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Jeff Central
Tiki Socialite

Joined: Jul 23, 2002
Posts: 1601
From: Columbus, Ohio
Posted: 2006-04-16 06:26 am   Permalink

Aloha Bongofury,

You have done a fantastic job of documenting the early tiki establishment known as the Trade Winds. Congratulations!! This is one of the reasons that makes TC such a great site. It shows the people who have a real passion for the tiki culture. Good Job!!!

Cheers and Mahalo,
Jeff


 
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GatorRob
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Joined: Aug 20, 2004
Posts: 1771
From: 3 hrs 33 mins to paradise
Posted: 2006-04-16 10:48 am   Permalink

I agree. Of all the types of posts we have here on TC, these are my favorites. I just love when something that is long gone and nearly forgotten is researched and resurrected by someone who cares. I could look at pictures like this all day long. Thanks for all the hard work bongofury!


 
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tikicleen
Tiki Socialite

Joined: Nov 11, 2003
Posts: 329
From: ripon: almond capital yet no orgeat
Posted: 2006-04-16 11:24 am   Permalink

absolutely FABULOUS research bongofury! i am estactic to see that you two were able to recover numberous blueprints of the facility. it seems that many cities dont carry those records from the 60's or before. so this is a fantastic find and a great treat to see! the pictures are wonderful...especially the one of it being built like sabu pointed out. i guess i never realized how extensive the trade winds really was. do we know if there were any other mugs, other than the bucket mug from there? and what goodies was in their gift shop??!

as for exciting blueprint finds, this print was the cat's meow in my eye:


Quote:

On 2006-04-14 14:53, bongofury wrote:


Part of print for a new sign (1968) with "Hop Louie Presents" . Not sure when he took over the restaurant as he is not mentioned in paperwork I have and saw until the late 60s when his name was added in front as Hop Louie's Tradewinds.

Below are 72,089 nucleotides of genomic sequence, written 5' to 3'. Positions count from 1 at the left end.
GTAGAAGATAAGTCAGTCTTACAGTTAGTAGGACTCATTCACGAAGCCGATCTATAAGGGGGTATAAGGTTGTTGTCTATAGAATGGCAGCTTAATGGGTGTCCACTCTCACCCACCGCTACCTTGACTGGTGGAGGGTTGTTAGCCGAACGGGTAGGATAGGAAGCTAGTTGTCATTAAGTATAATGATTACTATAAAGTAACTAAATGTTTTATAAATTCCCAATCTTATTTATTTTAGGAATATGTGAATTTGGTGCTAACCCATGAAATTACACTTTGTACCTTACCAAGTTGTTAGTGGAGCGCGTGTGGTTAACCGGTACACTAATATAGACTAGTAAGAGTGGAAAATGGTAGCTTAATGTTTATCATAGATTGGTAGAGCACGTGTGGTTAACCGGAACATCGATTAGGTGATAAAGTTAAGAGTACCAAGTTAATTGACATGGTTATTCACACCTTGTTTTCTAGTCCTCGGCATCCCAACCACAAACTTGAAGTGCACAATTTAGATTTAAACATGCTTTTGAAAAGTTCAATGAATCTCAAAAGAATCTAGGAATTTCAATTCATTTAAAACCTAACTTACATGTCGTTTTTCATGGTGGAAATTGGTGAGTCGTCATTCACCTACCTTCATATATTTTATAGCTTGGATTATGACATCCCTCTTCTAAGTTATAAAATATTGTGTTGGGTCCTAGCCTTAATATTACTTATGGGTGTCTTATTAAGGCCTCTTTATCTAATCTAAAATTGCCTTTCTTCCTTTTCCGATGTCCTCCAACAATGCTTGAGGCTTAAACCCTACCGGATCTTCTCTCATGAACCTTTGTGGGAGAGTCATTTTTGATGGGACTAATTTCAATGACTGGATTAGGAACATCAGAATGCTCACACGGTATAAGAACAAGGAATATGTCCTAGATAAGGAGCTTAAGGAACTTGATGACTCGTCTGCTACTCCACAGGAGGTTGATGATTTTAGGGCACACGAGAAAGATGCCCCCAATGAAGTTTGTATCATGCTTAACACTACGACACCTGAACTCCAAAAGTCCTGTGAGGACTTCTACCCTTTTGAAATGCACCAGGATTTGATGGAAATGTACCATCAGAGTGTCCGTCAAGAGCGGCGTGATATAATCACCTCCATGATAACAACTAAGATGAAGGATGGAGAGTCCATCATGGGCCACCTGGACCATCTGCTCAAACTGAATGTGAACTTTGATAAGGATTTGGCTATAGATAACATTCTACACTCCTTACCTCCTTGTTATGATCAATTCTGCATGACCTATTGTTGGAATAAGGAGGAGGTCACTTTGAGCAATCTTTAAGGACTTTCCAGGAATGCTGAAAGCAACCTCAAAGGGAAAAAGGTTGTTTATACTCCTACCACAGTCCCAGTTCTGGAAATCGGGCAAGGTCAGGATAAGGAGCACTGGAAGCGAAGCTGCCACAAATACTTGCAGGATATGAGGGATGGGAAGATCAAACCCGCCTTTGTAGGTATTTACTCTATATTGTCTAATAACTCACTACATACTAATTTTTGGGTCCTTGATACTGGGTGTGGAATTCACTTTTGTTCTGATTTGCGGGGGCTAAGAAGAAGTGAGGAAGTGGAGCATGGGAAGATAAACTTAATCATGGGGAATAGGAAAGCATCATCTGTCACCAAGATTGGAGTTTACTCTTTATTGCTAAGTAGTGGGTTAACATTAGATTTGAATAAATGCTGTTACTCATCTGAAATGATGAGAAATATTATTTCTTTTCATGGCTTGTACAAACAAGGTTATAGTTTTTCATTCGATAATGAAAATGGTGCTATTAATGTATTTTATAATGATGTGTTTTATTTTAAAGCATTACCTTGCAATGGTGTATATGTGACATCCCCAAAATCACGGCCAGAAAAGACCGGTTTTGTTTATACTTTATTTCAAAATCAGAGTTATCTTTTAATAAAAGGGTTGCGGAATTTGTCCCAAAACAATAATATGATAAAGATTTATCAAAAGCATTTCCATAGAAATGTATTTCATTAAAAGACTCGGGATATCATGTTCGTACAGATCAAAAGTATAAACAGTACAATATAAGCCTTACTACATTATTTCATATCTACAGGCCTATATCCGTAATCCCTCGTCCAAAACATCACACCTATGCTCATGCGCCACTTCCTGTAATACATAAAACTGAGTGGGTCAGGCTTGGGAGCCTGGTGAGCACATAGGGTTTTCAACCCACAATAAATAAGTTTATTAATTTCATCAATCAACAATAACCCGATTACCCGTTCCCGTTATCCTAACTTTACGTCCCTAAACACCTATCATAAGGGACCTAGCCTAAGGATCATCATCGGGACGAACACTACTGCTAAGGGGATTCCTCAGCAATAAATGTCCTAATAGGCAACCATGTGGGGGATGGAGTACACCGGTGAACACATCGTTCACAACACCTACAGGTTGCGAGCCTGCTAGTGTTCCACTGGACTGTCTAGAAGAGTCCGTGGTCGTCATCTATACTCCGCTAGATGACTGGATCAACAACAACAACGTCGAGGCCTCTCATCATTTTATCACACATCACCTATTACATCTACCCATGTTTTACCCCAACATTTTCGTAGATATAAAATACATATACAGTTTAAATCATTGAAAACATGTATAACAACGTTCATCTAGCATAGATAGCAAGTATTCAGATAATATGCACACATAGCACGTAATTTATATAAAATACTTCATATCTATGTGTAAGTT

who is that dude on the left? perhaps an artist rendering of the great hop louie himself (sporting bermuda shorts and black socks?)??? 1968 sounds just about right timeline-wise. he was already at latitude 20 at that point. i wonder if there was a menu change when he took over?

i must say again, GREAT job with this post! big mahalos!
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quickiki
Tiki Socialite

Joined: Dec 29, 2005
Posts: 140
From: Stockton, CA
Posted: 2006-04-17 10:03 am   Permalink

Tikicleen,
I used to work as a designer for the once great Ad Art Sign Company in Stockton. I left a few years ago shortly before it closed, but currently work with one of the old foreman who stayed on until the bitter end, around 2001. He told me that they threw out probably 20 filing cabinets of prints and original drawings before he left. I nearly cried. Ad Art did the original Islander sign in Stockton as well as many of the old casino signs in Vegas. I'm sure Chuck Bernard, one of the original designers and art directors for the company still has some of the casino sign designs (as well as Betty Willits, the designer of the famous "Welcome to Las Vegas" sign), but unfortunately, a lot of the people that worked there had no real appreciation for googie design/architecture and treated the material accordingly. They did restaurant and hotel signs all over California (including Disneyland), Las Vegas and the world from the 50's to 2001, but unfortunately it seems all that history went to the dump except for a few stray pieces that some salesmen took away with them. It truly was an end of an era when that place closed its doors.

By the way, that little dude to the left on the drawing is affectionately refered to as a "goon" in the trade!

[ This Message was edited by: quickiki 2006-04-17 10:07 ]


 
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Dr. Shocker
Tiki Socialite

Joined: Dec 17, 2004
Posts: 375
From: Ventura
Posted: 2006-04-27 3:26 pm   Permalink

you know my dad used to drink with Bud in the 80s he recalls the place as do many of older folks I know......I just wish it was still there
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VonTiki
Grand Member (6 years)  

Joined: May 05, 2004
Posts: 207
From: Ventura, Ca
Posted: 2006-04-27 10:35 pm   Permalink

I was fortune enough to have met " Bud" Smith shortly before his demise, Unfortuneately, I hadn't come into my tiki self as of yet or I would have asked him about it....

 
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Rob Roy
Tiki Socialite

Joined: Dec 03, 2004
Posts: 354
From: Ventura, CA
Posted: 2006-04-28 09:21 am   Permalink

VonTiki, was the tiki you found from the Trade Winds at a tool rental yard in Oxnard? I think I remember seeing it there years ago while renting a car dolly.